Actually, I think its 18 months. I haven't looked in awhile. I don't want my own business. I've had a home business before, and the taxes are killer.

I had a friend ask around trying to get experience in the business, and she didn't meet with much luck. That is why I'd rather take classes. 

I still have some time before my youngest graduates, so I'm secretly planning. Once she can drive I might try to get a job about 45 minutes away in a PetSmart that has grooming, doggy daycare/hotel. I thought that would be a good start. 

This is the first time I've said this out loud. 

Kelly

Step 1 to reaching your goals. Write it down. (I need to follow this advice myself!). That's progress right there. 

I had no idea there were classes for this, but the fact that you know about the classes/program is cool. 

 

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The way I would put it is, the degree doesn't expire, but if you can't any longer function in the skills it gave you, you can't function.  Even if it was only a year ago.

ETA: But this is one way that I think a degree, like a BA or BSc, is intended to be different than a diploma or a trade skill or professional program.  It's mostly not about discrete skills.  That's not always true now, but that's the idea.)

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I graduated 30 years ago, earning my BS degree.  I only worked full-time in that field for the next 4 years before leaving to raise my children.  Then 8 years ago dh lost his job.  I dusted off my degree, & reapplied for my license & found it easy to re-enter the workforce.  Yes, I have had to settle for casual work, not full-time, but there were many factors that caused this.  All my full-time experience & training was done outside the country where I currently live.  This is more of a barrier than the 20 years I took off work to raise & homeschool my own children.  At my age I am happy with regular casual work as I really don't want the stress that a full-time position brings with it.  I believe that while licences & certifications do expire, degrees do not expire.  A degree is a piece of paper that tells people that you have successfully reached a certain level of education.  A degree isn't a guarantee of acceptance or competence in a certain job.  Dd has a BSc degree that she has never used.  The certifications & other more practical qualifications that she gained ofter graduation are what she needed to be hired & keep her job.  her degree isn't useless as it tells people that she has the educational ability up to the BSc level.  It opens up opportunities for her that would not be possible without a degree.  Ds#1 does not have a degree, but instead a trade certificate.  He is more limited as to how far he can advance in his line of work with out further study, but his qualifications, like a degree, tell people what the highest level of education he completed.  His qualifications would open doors in other trades as well, just may need a bit of specific training to make the switch.  Ds#2 has no real plans currently to use his degree after graduating, but like dd, having a degree will open some doors that wouldn't be options with no degree.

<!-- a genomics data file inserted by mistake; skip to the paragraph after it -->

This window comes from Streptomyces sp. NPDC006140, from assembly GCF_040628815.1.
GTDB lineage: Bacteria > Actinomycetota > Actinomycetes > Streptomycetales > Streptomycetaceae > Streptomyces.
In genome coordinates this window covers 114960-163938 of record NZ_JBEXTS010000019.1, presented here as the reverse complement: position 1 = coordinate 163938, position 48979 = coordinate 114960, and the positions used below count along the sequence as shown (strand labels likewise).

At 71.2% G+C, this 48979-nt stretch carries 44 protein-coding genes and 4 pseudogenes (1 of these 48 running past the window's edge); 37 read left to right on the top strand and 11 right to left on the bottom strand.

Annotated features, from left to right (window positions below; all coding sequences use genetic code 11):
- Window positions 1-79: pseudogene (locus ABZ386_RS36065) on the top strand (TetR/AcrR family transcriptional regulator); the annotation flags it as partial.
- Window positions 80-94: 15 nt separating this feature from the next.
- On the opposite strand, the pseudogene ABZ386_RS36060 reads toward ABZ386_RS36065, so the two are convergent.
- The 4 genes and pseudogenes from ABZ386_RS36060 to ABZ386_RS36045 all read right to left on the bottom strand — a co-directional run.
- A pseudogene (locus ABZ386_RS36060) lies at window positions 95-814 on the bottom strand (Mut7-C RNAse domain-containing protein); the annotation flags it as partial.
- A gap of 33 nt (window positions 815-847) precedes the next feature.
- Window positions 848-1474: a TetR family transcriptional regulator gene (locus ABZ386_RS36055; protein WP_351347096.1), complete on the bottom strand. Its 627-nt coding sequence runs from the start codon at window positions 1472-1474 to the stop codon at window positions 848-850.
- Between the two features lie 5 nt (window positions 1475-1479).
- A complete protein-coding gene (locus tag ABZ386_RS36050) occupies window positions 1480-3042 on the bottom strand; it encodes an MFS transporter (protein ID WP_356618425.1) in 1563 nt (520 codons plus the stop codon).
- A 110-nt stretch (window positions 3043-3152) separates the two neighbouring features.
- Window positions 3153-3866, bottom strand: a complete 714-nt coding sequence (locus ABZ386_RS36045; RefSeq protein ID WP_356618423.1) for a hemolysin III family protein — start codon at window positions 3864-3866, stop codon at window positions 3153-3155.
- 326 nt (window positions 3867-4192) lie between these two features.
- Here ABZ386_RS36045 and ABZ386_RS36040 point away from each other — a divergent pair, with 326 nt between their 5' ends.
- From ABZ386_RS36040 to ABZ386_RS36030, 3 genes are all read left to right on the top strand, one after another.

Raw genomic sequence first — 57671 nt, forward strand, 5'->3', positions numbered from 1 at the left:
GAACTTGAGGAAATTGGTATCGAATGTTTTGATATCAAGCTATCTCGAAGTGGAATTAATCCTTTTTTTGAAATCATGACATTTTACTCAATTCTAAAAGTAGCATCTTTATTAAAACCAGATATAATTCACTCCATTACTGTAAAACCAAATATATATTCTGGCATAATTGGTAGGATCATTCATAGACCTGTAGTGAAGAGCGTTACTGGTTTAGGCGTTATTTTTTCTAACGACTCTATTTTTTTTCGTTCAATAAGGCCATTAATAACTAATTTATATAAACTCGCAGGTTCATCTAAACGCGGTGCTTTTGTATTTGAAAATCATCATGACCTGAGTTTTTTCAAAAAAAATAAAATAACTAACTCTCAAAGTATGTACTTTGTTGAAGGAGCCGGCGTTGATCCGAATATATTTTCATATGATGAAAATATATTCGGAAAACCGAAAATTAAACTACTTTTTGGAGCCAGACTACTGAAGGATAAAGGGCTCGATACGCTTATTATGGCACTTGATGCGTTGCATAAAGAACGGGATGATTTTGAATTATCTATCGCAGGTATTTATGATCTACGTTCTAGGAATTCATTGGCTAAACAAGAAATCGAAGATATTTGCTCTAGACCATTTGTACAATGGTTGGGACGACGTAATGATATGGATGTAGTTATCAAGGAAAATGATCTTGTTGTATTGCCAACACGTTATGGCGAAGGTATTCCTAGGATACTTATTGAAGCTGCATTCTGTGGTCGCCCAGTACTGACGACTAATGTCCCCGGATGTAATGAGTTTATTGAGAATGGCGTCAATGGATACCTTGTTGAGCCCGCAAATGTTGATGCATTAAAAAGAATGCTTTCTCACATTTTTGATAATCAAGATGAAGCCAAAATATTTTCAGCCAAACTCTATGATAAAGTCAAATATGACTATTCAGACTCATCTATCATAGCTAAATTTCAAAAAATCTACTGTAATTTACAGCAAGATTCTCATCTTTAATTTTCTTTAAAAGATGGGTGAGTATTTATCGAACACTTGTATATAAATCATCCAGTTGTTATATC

A degree does not guarantee higher pay, though, as ds#1 has the highest income in our family & has for the past few years.  

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Some good news re how long a degree 'lasts'...

I just got some work on the basis of my 24 yr old first degree in poetry ?

Haven't ever used it before!

So maybe these things don't expire!